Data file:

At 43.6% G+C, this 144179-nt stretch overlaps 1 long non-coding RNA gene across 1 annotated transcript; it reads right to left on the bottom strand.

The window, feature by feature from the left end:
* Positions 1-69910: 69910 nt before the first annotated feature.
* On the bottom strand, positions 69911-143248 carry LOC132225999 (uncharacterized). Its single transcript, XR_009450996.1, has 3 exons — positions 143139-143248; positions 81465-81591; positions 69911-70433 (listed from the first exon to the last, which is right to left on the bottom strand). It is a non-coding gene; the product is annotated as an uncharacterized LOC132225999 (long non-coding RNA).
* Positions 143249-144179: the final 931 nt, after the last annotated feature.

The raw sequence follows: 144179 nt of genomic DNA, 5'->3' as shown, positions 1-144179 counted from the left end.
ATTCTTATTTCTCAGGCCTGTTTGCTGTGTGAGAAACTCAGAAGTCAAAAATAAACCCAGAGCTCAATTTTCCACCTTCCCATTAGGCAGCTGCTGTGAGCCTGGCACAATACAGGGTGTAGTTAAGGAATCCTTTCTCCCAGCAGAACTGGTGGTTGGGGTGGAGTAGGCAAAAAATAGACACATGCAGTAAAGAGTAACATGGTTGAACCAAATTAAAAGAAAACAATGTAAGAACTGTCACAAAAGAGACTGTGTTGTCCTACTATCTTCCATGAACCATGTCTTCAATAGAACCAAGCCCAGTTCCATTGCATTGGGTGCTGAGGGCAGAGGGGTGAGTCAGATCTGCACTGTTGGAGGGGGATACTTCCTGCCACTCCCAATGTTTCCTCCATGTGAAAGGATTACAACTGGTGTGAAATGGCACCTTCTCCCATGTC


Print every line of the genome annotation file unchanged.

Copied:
At 43.6% G+C, this 144179-nt stretch overlaps 1 long non-coding RNA gene across 1 annotated transcript; it reads right to left on the bottom strand.

The window, feature by feature from the left end:
* Positions 1-69910: 69910 nt before the first annotated feature.
* On the bottom strand, positions 69911-143248 carry LOC132225999 (uncharacterized). Its single transcript, XR_009450996.1, has 3 exons — positions 143139-143248; positions 81465-81591; positions 69911-70433 (listed from the first exon to the last, which is right to left on the bottom strand). It is a non-coding gene; the product is annotated as an uncharacterized LOC132225999 (long non-coding RNA).
* Positions 143249-144179: the final 931 nt, after the last annotated feature.

The raw sequence follows: 144179 nt of genomic DNA, 5'->3' as shown, positions 1-144179 counted from the left end.
ATTCTTATTTCTCAGGCCTGTTTGCTGTGTGAGAAACTCAGAAGTCAAAAATAAACCCAGAGCTCAATTTTCCACCTTCCCATTAGGCAGCTGCTGTGAGCCTGGCACAATACAGGGTGTAGTTAAGGAATCCTTTCTCCCAGCAGAACTGGTGGTTGGGGTGGAGTAGGCAAAAAATAGACACATGCAGTAAAGAGTAACATGGTTGAACCAAATTAAAAGAAAACAATGTAAGAACTGTCACAAAAGAGACTGTGTTGTCCTACTATCTTCCATGAACCATGTCTTCAATAGAACCAAGCCCAGTTCCATTGCATTGGGTGCTGAGGGCAGAGGGGTGAGTCAGATCTGCACTGTTGGAGGGGGATACTTCCTGCCACTCCCAATGTTTCCTCCATGTGAAAGGATTACAACTGGTGTGAAATGGCACCTTCTCCCATGTC